Kwentong Kengkay

Nobyembre 16, 2013

An open letter to President Noynoy

AN OPEN LETTER TO PRESIDENT NOYNOY AQUINO

Dear Mr. President,

Today marks exactly one week and a day since Typhoon Haiyan/Yolanda crossed our beautiful country, and left a trail of utter ruin and devastation of EPIC proportions.

By no means epic is an exaggeration. Haiyan/Yolanda not only killed thousands of our people and destroyed billions worth of property and infrastructure, it imprinted a huge scar on our national psyche that will haunt us forever. It was an awesome display of the power of nature over mankind, and a fatal reminder of our frailty and vulnerability. It was a nightmare that landed at daybreak, quickly flattening villages and erasing cities in one swoop.

It was unprecedented, unfathomable and incomprehensible. We saw it coming, yes. But we never did see, nor imagine, its brutality and viciousness.

It was not just a calamity that we normally experience year in year out, it was a CATASTROPHE. And it is so crushing that the entire world wept profusely at our nation’s misfortune. Until now, the citizens of the world are still in a state of shock and grief.

This horrific force violently littered the streets with dead bodies, and their stench continue to overpower those who survive, perhaps to remind them of their fate. Those who were left standing are lucky to be alive, but are now confronted with shattered dreams and evanescent hope.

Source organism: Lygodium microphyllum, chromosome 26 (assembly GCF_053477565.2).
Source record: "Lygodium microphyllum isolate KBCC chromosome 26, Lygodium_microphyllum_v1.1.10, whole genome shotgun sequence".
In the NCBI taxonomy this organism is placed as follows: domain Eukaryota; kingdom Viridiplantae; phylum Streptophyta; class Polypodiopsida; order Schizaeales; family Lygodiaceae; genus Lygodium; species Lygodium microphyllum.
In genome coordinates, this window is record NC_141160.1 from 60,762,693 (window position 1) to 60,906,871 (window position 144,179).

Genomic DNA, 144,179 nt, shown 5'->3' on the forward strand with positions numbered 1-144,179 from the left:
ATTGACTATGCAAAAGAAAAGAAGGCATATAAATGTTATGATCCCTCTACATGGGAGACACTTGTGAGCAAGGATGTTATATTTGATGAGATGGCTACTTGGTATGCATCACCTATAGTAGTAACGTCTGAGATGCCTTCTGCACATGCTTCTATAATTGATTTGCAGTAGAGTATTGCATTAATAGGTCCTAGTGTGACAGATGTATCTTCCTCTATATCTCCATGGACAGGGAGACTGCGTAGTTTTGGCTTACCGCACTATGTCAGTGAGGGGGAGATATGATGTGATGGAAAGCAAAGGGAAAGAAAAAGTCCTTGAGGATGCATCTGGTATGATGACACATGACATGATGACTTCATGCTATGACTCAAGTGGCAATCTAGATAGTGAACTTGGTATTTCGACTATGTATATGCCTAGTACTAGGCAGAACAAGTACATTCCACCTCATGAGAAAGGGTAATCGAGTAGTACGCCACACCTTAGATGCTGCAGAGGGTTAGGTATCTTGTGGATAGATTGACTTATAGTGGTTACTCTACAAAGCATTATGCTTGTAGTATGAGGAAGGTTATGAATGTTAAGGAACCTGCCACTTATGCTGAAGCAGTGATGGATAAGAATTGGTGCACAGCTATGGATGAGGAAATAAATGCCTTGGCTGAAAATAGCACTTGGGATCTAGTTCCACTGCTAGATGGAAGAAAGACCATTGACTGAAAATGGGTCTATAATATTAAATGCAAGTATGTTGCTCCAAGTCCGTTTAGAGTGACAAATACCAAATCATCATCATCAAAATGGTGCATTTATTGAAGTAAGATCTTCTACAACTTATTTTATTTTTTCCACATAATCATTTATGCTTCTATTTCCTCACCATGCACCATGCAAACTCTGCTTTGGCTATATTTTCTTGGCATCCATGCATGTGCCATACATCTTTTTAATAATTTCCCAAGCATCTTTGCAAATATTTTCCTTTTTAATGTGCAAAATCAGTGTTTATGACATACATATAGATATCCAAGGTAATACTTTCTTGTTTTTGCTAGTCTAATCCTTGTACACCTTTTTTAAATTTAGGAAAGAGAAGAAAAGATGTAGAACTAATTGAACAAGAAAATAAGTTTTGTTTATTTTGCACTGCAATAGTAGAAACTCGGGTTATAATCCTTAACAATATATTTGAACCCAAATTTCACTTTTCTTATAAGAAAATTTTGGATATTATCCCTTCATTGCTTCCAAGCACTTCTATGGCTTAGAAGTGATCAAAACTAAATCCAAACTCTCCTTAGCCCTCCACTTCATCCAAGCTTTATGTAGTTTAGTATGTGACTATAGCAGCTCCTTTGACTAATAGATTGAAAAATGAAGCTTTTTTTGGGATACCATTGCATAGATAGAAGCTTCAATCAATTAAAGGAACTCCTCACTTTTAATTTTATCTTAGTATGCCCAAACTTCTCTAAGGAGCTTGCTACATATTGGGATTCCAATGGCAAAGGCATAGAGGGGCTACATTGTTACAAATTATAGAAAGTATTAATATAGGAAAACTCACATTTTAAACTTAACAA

Mr. President, this is a tragedy that is now tormenting our troubled land.

There is now an enormous amount of pain and suffering. There is hunger and hopelessness, anger and helplessness. There is sorrow so severe, it strikes achingly at the very soul of the inner selves of the victims and their families.

But it is not just with them. It is within us all.

It is felt by every Filipino, regardless of status and standing, whether here or anywhere else. Even our most hated neighbors and those indifferent to us feel the need to sympathize with us, because the heartbreak and the heartache is real Sir. They feel it too.

These are not merely words. These are raw emotions lurching out. They are akin to a punch in the gut, shiver in the spine, and a numbing sensation that words cannot fully describe.

These are wounded and beleaguered spirits in dire need of uplift. These are souls seeking solace. These are people needing physical, mental and emotional nourishment. These are battered and bruised bodies needing shelter and support.

In terms of relief and reinforcement, we have these in abundance. The goodness of humanity is innate, and help is always there, up to the point where there is giving until it hurts. Even school children and toddlers know how to evoke and educe assistance and support. Even hardened criminals know when to share.

As this is being written, the amount of relief being dispensed from across the nation, and the world, is remarkably overwhelming its distribution and delivery. The system or process by which relief is handled may falter or fail, but the outpour of support will never subside.